Our History…

men and women standing infront of dining table
Photo by Lisa Fotios on Pexels.com

So my Mom did a really cool thing. She wrote a book…And this book is important. In fact, I believe it is the most important book I’ve ever read. It’s a history book…Mom’s history. In reading it, I am learning all about my family and how we came to be.

Mom published it about four years ago. When I originally read it, I made the error of going out of sequence. I flipped through the book, to parts that looked interesting. I don’t know why, but about a week ago, I picked it up again and began reading…from the beginning.

In reading from the beginning, I gained an amazing perspective about what makes Mom Mom. I learned about family members I’ve never met, and stories that had been told by mouth had even more detail and explanation in the book. I learned about life before modern technology took over and the simple pleasures enjoyed by those who came before us.

This history book got me to thinking: If Mom had not put down the words, the descriptions, the stories then at some point down the line, they might have been lost forever. She’s now working on another book with stories moving forward from her time growing up, and I can’t wait to get my hands on it and read it…from the beginning…

I recommend to everyone that they talk to family more. Hear the old stories. Commit them to memory or better yet record the stories in print or on video. Keep the memories alive…

 

Stay groovy…

–Susie

(Copyright 2019 Susie Krivacic)

 

You Can Learn a lot from a Turtle…

four brown turtles on brown log
Photo by Immortal shots on Pexels.com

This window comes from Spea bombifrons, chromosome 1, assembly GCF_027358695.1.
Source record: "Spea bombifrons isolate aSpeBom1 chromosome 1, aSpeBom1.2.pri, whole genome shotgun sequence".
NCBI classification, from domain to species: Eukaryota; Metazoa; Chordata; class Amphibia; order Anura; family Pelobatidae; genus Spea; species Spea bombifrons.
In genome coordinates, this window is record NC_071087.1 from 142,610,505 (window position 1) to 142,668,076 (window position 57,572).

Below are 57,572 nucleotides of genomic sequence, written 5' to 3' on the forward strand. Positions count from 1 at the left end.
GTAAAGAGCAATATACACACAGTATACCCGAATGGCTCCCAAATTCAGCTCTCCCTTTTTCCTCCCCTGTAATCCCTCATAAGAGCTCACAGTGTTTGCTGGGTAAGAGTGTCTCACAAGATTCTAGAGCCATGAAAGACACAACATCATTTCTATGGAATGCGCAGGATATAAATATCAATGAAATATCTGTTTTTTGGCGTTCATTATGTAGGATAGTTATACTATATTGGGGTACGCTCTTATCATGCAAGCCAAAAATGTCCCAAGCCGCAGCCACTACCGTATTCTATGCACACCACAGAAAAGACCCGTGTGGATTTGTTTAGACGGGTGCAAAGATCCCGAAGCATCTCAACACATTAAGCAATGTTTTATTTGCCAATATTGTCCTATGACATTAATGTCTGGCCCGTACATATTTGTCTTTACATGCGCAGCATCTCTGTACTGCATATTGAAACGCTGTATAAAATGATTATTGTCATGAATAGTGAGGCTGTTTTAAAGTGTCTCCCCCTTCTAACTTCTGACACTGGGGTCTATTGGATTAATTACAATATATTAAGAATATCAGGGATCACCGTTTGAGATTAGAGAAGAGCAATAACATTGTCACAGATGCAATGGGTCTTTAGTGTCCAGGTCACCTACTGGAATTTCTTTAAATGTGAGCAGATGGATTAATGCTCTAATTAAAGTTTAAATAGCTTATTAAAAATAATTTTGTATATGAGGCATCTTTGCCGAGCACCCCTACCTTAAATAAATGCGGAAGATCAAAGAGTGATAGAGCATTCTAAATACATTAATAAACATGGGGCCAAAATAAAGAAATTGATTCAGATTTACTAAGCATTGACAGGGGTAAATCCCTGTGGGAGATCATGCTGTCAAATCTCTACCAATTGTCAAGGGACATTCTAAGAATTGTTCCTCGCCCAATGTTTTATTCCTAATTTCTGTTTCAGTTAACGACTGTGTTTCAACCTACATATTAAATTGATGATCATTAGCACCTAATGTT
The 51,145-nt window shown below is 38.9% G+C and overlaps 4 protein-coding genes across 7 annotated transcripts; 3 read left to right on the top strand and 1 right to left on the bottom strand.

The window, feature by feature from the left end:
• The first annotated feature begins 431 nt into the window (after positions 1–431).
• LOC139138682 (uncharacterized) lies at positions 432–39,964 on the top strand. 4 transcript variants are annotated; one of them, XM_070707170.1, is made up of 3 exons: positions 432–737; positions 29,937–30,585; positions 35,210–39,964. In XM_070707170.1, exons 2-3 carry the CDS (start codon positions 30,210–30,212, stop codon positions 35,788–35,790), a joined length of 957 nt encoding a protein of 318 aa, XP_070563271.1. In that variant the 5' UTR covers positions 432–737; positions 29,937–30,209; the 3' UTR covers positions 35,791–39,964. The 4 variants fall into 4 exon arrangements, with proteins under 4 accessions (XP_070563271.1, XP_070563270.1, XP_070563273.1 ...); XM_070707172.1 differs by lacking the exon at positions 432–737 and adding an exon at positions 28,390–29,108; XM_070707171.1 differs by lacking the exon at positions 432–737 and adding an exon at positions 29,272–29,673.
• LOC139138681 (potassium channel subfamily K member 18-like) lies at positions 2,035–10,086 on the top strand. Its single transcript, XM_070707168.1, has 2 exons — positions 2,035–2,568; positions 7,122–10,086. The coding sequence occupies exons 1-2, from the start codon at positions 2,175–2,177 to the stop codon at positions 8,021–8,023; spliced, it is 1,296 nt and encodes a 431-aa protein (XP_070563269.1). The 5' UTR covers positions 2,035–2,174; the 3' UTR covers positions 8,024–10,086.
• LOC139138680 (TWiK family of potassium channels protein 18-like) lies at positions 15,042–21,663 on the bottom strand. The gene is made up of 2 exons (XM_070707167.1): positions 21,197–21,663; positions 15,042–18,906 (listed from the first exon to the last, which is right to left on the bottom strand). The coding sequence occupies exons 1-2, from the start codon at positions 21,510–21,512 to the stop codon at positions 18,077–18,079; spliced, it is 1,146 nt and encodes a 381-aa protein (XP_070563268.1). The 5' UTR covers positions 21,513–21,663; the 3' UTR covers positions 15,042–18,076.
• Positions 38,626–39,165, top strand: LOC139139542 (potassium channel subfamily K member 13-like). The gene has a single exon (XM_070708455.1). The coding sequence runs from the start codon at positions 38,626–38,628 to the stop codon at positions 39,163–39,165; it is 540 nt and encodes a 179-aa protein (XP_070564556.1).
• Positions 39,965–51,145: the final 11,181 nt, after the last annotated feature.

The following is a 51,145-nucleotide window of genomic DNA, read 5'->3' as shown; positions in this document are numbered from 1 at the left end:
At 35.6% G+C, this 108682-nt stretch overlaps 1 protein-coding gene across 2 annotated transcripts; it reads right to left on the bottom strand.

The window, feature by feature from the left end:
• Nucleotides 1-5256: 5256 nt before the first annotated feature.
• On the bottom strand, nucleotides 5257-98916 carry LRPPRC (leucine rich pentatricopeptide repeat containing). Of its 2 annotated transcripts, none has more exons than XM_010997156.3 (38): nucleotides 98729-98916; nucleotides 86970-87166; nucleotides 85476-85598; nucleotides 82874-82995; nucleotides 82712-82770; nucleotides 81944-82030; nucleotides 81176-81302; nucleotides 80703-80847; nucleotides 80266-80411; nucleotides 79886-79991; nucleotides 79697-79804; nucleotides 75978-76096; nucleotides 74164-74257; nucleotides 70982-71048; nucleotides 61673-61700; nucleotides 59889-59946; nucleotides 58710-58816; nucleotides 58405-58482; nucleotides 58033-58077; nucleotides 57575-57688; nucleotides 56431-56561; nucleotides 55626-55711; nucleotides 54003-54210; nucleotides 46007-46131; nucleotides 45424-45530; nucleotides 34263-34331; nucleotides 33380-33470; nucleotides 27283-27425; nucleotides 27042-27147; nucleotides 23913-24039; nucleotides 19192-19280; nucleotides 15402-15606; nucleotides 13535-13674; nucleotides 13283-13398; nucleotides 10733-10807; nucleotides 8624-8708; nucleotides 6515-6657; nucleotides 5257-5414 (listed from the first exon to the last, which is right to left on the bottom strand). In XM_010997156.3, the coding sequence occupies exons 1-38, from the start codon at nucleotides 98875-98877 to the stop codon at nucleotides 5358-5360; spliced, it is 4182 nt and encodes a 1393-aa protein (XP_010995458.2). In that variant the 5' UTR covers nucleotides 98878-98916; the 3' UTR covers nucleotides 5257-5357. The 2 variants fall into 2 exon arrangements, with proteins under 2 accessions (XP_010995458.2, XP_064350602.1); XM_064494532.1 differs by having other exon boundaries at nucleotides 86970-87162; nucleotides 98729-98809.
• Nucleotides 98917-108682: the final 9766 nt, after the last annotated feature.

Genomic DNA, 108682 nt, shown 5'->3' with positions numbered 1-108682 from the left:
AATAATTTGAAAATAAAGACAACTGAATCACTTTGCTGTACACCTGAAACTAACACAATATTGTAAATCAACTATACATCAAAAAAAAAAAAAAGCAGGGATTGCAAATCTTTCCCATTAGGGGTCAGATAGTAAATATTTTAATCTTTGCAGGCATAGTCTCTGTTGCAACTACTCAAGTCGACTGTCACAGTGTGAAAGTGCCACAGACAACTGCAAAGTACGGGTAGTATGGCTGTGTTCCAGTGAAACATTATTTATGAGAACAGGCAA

First of all, I’m going to cross my fingers that I have not already blogged about this. You see, one of my catch phrases is, “You can learn a lot from a turtle.” Here’s how:

OnĀ  my first teaching assignment in Gainesville, Florida, one of my friends had turtles in her classroom. There were four of them sharing a “baby pool” with rocks to climb on and a lamp to represent the sun. She had beach chairs next to this area, and kids loved to watch the turtles. They were so mellow that it could calm even the most stressed out child.

It was also a great place for this occasionally stressed out teacher. I’d stop into her class when I was on break to observe these cooperative creatures. Of course, all of the turtles wanted to bask in the sun, yet they seemed to have a system in place to ensure sharing. Two turtles would occupy the top spots for a period of time. Then at some random moment, they would gently retreat to make room for the other turtles to get their turn enjoying the warmth of the “sun”.

Every time I saw the turtles, they enjoyed life…swimming, eating, “sunning”…And they did it all in such a communal way making sure each member of their group equally enjoyed all their habitat had to offer.

So as I said before, “You can learn a lot from a turtle.” The next time you feel a little greedy or not collaborative, ask yourself,” What would a turtle do?”

 

Stay groovy…

–Susie

(Copyright 2019 Susie Krivacic)